If I were to believe the good people of the movie “My Fair Lady,” “The Rain in Spain falls mainly on the plains.” It is raining in Cape Town now, and I promise you, it falls everywhere.
You probably wonder how rain, Spain and insurance all get together? Well, you see, the rain that falls on the roof of my house runs into the gutters. If the gutters cannot handle the run-off, the water may go where it should not and cause damage. And that could lead to an insurance claim. And that claim may be paid – or not.
And that is the topic of this post.
IF YOU WERE THE INSURER – WOULD YOU PAY THIS CLAIM?
We are busy with a series of posts to help us understand our short term insurance better. If we understand our insurance, we can make more informed decisions as to what to cover and what not. Or how to cover it. Or perhaps decide we will rather not cover some items.
Once again I urge you to study your own policy wording or speak to your broker. Please do not take this post as advice, because I am working on a “generic” policy wording. Furthermore, your circumstances and needs are unique.
Water Damage is An Insured Peril
Normally, a personal policy that covers your house and/or content will cover you for water damage. That means, if you have Building Cover (i.e. the structure of your house) and the water overflows the gutters and their is damage to soffits or ceilings, the insurance would pay.
If that overflow causes damage to the content of your house (and the content is covered according to the schedule), this damage will also be covered.
The reason I am thinking of this, is that recently, while out walking for my lockdown exercise, I noticed a house with an “elevated garden.” The gutters were overgrown – you have probably seen houses like that. I have a lot of trees on the yard and have to clean the gutters regularly. It always amazes me how quickly leaves accumulate in the gutters.
Would You Still Pay The CLAIM IF …
Let’s suppose with the rain today the water damage described above happens at this house with the “elevated garden.” Will the insurance still pay? What is your feeling? The gutters are blocked. The water has to overflow and go where it should not go?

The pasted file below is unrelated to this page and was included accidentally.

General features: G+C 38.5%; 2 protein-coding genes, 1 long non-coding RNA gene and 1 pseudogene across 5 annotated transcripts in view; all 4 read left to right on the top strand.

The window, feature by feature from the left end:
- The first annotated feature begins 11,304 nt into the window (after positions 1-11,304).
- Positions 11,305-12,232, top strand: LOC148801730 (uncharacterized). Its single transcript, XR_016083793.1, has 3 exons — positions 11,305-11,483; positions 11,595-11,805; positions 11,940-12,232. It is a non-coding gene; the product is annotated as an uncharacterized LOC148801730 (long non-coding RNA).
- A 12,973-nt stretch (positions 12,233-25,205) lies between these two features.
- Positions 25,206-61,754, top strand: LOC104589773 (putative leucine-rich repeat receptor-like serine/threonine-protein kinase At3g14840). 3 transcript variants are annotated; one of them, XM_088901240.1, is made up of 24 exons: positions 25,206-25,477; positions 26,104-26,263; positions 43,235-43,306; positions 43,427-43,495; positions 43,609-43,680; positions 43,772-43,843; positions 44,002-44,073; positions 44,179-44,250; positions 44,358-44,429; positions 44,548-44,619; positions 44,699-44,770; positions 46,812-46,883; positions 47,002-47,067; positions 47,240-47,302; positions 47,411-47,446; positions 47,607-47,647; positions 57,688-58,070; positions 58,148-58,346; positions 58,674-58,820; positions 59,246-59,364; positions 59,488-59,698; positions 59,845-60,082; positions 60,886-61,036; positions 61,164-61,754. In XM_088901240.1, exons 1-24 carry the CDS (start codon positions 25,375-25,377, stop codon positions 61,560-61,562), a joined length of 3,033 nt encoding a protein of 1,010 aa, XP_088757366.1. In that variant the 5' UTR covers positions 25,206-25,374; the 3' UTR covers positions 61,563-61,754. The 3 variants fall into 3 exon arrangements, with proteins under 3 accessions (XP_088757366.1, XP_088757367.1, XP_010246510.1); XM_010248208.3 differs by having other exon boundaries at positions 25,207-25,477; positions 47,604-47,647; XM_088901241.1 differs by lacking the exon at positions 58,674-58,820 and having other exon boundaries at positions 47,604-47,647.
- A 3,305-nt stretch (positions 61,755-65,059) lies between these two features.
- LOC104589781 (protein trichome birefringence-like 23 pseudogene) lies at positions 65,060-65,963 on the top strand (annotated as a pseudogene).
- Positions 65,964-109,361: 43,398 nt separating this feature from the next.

DUTY OF CARE
You must take all reasonable precautions and all reasonable care to prevent or minimise loss, damage, death, injury or liability.
If you read your policy wording, you will probably find a requirement like the one above somewhere in there.
Looking at this requirement, the questions is, did the owner of the house under discussion take reasonable care?
Based on this clause, am doubtful whether an assessor will approve the claim!
Insurance covers you against sudden, unforeseen events. Any deterioration over time is also excluded. There is an onus on us to maintain our possessions. Unfortunately, the normal short term insurance contract is not a maintenance contract.
The principle of care is very important.
- Leaving a bicycle unlocked while you have breakfast after a ride – can you claim that you have exercised reasonable care if it is stolen?
- Leaving your car unattended with the keys in the ignition – did you take care? (I once left my car in Knysna in a parking lot with the keys in the boot! Middle of December holiday. When I got back the car guard stood at my car – he got a good “Christmas” that day!)
- Leaving your front door unlocked and the house unoccupied – in a case like this it is not even burglary!
The principle today is – to get claims paid without hassle, take care of your possessions.
I love this saying:
“Insure what you have. Live as if you have no insurance at all.”
What are your thoughts? Please comment below. You are also welcome to post your Short Term Insurance related questions below.